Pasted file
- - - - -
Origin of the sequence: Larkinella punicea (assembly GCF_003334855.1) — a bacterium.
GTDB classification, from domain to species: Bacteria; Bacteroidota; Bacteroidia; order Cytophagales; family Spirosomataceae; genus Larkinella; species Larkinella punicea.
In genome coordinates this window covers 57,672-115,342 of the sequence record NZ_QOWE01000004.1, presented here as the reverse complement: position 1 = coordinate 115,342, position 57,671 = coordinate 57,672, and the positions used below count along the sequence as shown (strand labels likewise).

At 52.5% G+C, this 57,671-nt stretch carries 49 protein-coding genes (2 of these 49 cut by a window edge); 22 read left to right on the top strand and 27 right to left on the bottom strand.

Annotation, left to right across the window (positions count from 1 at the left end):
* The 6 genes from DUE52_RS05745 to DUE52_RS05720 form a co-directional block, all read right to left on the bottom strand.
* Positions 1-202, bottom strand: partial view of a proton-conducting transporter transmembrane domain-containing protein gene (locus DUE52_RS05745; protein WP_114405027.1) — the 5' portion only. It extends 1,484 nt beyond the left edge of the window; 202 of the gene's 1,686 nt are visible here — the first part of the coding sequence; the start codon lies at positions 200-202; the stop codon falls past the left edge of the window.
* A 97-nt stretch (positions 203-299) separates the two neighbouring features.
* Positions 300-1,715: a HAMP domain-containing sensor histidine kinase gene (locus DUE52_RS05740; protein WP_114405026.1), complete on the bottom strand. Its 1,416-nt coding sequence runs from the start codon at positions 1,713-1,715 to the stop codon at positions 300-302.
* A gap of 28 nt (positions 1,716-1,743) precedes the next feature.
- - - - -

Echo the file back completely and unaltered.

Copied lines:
Origin of the sequence: Larkinella punicea (assembly GCF_003334855.1) — a bacterium.
GTDB classification, from domain to species: Bacteria; Bacteroidota; Bacteroidia; order Cytophagales; family Spirosomataceae; genus Larkinella; species Larkinella punicea.
In genome coordinates this window covers 57,672-115,342 of the sequence record NZ_QOWE01000004.1, presented here as the reverse complement: position 1 = coordinate 115,342, position 57,671 = coordinate 57,672, and the positions used below count along the sequence as shown (strand labels likewise).

At 52.5% G+C, this 57,671-nt stretch carries 49 protein-coding genes (2 of these 49 cut by a window edge); 22 read left to right on the top strand and 27 right to left on the bottom strand.

Annotation, left to right across the window (positions count from 1 at the left end):
* The 6 genes from DUE52_RS05745 to DUE52_RS05720 form a co-directional block, all read right to left on the bottom strand.
* Positions 1-202, bottom strand: partial view of a proton-conducting transporter transmembrane domain-containing protein gene (locus DUE52_RS05745; protein WP_114405027.1) — the 5' portion only. It extends 1,484 nt beyond the left edge of the window; 202 of the gene's 1,686 nt are visible here — the first part of the coding sequence; the start codon lies at positions 200-202; the stop codon falls past the left edge of the window.
* A 97-nt stretch (positions 203-299) separates the two neighbouring features.
* Positions 300-1,715: a HAMP domain-containing sensor histidine kinase gene (locus DUE52_RS05740; protein WP_114405026.1), complete on the bottom strand. Its 1,416-nt coding sequence runs from the start codon at positions 1,713-1,715 to the stop codon at positions 300-302.
* A gap of 28 nt (positions 1,716-1,743) precedes the next feature.